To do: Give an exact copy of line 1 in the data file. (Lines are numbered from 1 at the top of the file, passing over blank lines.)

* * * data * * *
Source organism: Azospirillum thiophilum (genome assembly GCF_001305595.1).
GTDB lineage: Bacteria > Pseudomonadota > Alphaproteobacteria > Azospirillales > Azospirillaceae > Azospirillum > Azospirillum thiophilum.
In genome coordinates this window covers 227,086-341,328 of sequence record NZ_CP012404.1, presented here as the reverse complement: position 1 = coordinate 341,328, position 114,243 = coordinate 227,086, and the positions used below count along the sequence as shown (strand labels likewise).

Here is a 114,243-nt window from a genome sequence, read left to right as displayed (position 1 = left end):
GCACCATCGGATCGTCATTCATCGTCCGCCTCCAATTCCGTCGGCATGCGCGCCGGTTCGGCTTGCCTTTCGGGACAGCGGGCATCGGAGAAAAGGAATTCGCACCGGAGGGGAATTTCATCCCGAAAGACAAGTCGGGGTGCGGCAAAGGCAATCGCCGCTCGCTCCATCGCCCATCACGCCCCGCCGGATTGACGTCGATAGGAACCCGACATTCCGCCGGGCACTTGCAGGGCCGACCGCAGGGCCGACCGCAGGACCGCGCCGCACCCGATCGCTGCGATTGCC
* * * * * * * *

Source organism: Azospirillum thiophilum (genome assembly GCF_001305595.1).